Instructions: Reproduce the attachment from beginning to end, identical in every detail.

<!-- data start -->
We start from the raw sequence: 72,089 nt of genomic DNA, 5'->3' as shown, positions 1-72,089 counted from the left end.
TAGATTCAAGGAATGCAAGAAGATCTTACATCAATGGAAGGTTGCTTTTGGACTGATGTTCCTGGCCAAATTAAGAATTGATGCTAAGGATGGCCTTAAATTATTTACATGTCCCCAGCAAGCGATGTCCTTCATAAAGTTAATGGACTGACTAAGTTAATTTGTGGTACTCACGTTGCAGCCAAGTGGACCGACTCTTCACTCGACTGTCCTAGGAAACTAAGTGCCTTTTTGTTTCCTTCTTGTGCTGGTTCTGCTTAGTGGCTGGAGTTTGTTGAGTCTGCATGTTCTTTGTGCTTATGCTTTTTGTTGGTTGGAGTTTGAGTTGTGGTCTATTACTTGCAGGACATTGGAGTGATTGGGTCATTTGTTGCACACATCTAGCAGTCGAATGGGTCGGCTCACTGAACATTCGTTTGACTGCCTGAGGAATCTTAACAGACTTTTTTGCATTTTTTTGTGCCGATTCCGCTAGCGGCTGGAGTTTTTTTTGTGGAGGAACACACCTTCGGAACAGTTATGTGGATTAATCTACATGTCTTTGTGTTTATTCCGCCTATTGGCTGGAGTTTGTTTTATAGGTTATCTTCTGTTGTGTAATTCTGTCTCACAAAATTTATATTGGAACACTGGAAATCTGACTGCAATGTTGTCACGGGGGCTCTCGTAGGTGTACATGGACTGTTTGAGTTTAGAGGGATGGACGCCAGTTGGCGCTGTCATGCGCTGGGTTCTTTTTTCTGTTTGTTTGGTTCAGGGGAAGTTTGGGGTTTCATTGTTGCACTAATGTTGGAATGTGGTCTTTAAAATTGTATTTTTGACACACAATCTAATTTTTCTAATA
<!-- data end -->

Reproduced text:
We start from the raw sequence: 72,089 nt of genomic DNA, 5'->3' as shown, positions 1-72,089 counted from the left end.
TAGATTCAAGGAATGCAAGAAGATCTTACATCAATGGAAGGTTGCTTTTGGACTGATGTTCCTGGCCAAATTAAGAATTGATGCTAAGGATGGCCTTAAATTATTTACATGTCCCCAGCAAGCGATGTCCTTCATAAAGTTAATGGACTGACTAAGTTAATTTGTGGTACTCACGTTGCAGCCAAGTGGACCGACTCTTCACTCGACTGTCCTAGGAAACTAAGTGCCTTTTTGTTTCCTTCTTGTGCTGGTTCTGCTTAGTGGCTGGAGTTTGTTGAGTCTGCATGTTCTTTGTGCTTATGCTTTTTGTTGGTTGGAGTTTGAGTTGTGGTCTATTACTTGCAGGACATTGGAGTGATTGGGTCATTTGTTGCACACATCTAGCAGTCGAATGGGTCGGCTCACTGAACATTCGTTTGACTGCCTGAGGAATCTTAACAGACTTTTTTGCATTTTTTTGTGCCGATTCCGCTAGCGGCTGGAGTTTTTTTTGTGGAGGAACACACCTTCGGAACAGTTATGTGGATTAATCTACATGTCTTTGTGTTTATTCCGCCTATTGGCTGGAGTTTGTTTTATAGGTTATCTTCTGTTGTGTAATTCTGTCTCACAAAATTTATATTGGAACACTGGAAATCTGACTGCAATGTTGTCACGGGGGCTCTCGTAGGTGTACATGGACTGTTTGAGTTTAGAGGGATGGACGCCAGTTGGCGCTGTCATGCGCTGGGTTCTTTTTTCTGTTTGTTTGGTTCAGGGGAAGTTTGGGGTTTCATTGTTGCACTAATGTTGGAATGTGGTCTTTAAAATTGTATTTTTGACACACAATCTAATTTTTCTAATA